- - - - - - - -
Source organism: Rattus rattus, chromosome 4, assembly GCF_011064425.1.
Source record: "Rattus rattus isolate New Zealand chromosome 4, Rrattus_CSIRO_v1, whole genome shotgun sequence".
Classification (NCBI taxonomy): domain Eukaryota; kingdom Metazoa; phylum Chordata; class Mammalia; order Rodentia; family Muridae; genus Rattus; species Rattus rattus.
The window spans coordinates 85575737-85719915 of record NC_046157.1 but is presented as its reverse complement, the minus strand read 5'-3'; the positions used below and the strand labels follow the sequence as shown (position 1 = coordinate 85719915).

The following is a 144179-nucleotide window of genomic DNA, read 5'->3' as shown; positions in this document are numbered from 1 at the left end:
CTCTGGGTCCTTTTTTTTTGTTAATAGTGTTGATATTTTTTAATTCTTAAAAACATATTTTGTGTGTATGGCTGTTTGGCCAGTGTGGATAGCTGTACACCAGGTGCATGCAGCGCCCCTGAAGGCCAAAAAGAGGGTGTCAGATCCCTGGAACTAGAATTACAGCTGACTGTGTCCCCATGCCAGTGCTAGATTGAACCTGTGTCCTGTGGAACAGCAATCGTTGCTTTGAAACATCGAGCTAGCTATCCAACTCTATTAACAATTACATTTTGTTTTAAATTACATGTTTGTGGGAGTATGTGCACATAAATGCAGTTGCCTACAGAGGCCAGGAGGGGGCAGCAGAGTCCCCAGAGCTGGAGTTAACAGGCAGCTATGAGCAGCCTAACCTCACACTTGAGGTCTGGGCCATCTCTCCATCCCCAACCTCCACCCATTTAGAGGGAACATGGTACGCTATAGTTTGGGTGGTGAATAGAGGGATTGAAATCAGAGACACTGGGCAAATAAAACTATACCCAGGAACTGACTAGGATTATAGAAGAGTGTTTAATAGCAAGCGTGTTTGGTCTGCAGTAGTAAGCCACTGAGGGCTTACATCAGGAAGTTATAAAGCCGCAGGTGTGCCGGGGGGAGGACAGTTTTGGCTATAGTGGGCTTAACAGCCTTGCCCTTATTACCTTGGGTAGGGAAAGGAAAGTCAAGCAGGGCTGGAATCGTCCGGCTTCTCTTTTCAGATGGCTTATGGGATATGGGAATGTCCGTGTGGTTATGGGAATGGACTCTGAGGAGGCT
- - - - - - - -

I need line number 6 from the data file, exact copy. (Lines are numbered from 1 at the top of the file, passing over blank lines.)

CTCTGGGTCCTTTTTTTTTGTTAATAGTGTTGATATTTTTTAATTCTTAAAAACATATTTTGTGTGTATGGCTGTTTGGCCAGTGTGGATAGCTGTACACCAGGTGCATGCAGCGCCCCTGAAGGCCAAAAAGAGGGTGTCAGATCCCTGGAACTAGAATTACAGCTGACTGTGTCCCCATGCCAGTGCTAGATTGAACCTGTGTCCTGTGGAACAGCAATCGTTGCTTTGAAACATCGAGCTAGCTATCCAACTCTATTAACAATTACATTTTGTTTTAAATTACATGTTTGTGGGAGTATGTGCACATAAATGCAGTTGCCTACAGAGGCCAGGAGGGGGCAGCAGAGTCCCCAGAGCTGGAGTTAACAGGCAGCTATGAGCAGCCTAACCTCACACTTGAGGTCTGGGCCATCTCTCCATCCCCAACCTCCACCCATTTAGAGGGAACATGGTACGCTATAGTTTGGGTGGTGAATAGAGGGATTGAAATCAGAGACACTGGGCAAATAAAACTATACCCAGGAACTGACTAGGATTATAGAAGAGTGTTTAATAGCAAGCGTGTTTGGTCTGCAGTAGTAAGCCACTGAGGGCTTACATCAGGAAGTTATAAAGCCGCAGGTGTGCCGGGGGGAGGACAGTTTTGGCTATAGTGGGCTTAACAGCCTTGCCCTTATTACCTTGGGTAGGGAAAGGAAAGTCAAGCAGGGCTGGAATCGTCCGGCTTCTCTTTTCAGATGGCTTATGGGATATGGGAATGTCCGTGTGGTTATGGGAATGGACTCTGAGGAGGCT